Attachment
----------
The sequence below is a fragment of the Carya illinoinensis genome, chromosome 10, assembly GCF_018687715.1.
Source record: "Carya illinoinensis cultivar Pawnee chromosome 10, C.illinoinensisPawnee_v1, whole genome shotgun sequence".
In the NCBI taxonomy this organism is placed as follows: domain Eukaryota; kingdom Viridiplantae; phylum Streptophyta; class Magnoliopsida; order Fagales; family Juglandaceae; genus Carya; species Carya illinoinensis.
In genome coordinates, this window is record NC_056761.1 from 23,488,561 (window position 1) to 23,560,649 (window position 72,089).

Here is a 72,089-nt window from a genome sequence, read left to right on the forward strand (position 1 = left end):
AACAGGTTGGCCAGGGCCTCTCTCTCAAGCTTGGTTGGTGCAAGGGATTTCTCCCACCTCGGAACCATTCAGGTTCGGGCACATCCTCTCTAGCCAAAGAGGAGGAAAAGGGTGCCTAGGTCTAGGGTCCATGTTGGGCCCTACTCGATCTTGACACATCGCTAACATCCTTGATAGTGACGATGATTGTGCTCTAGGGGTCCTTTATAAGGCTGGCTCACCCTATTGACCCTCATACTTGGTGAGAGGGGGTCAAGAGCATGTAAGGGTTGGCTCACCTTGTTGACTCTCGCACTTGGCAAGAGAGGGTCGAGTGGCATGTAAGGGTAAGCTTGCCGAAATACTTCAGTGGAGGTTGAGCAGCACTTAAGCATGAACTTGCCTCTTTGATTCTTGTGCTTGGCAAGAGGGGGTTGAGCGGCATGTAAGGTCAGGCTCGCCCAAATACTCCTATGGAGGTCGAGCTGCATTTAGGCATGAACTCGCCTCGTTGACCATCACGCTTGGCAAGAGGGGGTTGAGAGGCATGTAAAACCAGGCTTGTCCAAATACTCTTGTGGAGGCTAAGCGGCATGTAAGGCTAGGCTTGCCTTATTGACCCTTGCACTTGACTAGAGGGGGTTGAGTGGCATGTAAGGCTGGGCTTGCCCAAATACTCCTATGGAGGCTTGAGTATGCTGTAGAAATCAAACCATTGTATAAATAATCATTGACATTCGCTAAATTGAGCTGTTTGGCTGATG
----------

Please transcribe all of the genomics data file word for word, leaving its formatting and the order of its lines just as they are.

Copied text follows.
The sequence below is a fragment of the Carya illinoinensis genome, chromosome 10, assembly GCF_018687715.1.
Source record: "Carya illinoinensis cultivar Pawnee chromosome 10, C.illinoinensisPawnee_v1, whole genome shotgun sequence".
In the NCBI taxonomy this organism is placed as follows: domain Eukaryota; kingdom Viridiplantae; phylum Streptophyta; class Magnoliopsida; order Fagales; family Juglandaceae; genus Carya; species Carya illinoinensis.
In genome coordinates, this window is record NC_056761.1 from 23,488,561 (window position 1) to 23,560,649 (window position 72,089).

Here is a 72,089-nt window from a genome sequence, read left to right on the forward strand (position 1 = left end):
AACAGGTTGGCCAGGGCCTCTCTCTCAAGCTTGGTTGGTGCAAGGGATTTCTCCCACCTCGGAACCATTCAGGTTCGGGCACATCCTCTCTAGCCAAAGAGGAGGAAAAGGGTGCCTAGGTCTAGGGTCCATGTTGGGCCCTACTCGATCTTGACACATCGCTAACATCCTTGATAGTGACGATGATTGTGCTCTAGGGGTCCTTTATAAGGCTGGCTCACCCTATTGACCCTCATACTTGGTGAGAGGGGGTCAAGAGCATGTAAGGGTTGGCTCACCTTGTTGACTCTCGCACTTGGCAAGAGAGGGTCGAGTGGCATGTAAGGGTAAGCTTGCCGAAATACTTCAGTGGAGGTTGAGCAGCACTTAAGCATGAACTTGCCTCTTTGATTCTTGTGCTTGGCAAGAGGGGGTTGAGCGGCATGTAAGGTCAGGCTCGCCCAAATACTCCTATGGAGGTCGAGCTGCATTTAGGCATGAACTCGCCTCGTTGACCATCACGCTTGGCAAGAGGGGGTTGAGAGGCATGTAAAACCAGGCTTGTCCAAATACTCTTGTGGAGGCTAAGCGGCATGTAAGGCTAGGCTTGCCTTATTGACCCTTGCACTTGACTAGAGGGGGTTGAGTGGCATGTAAGGCTGGGCTTGCCCAAATACTCCTATGGAGGCTTGAGTATGCTGTAGAAATCAAACCATTGTATAAATAATCATTGACATTCGCTAAATTGAGCTGTTTGGCTGATG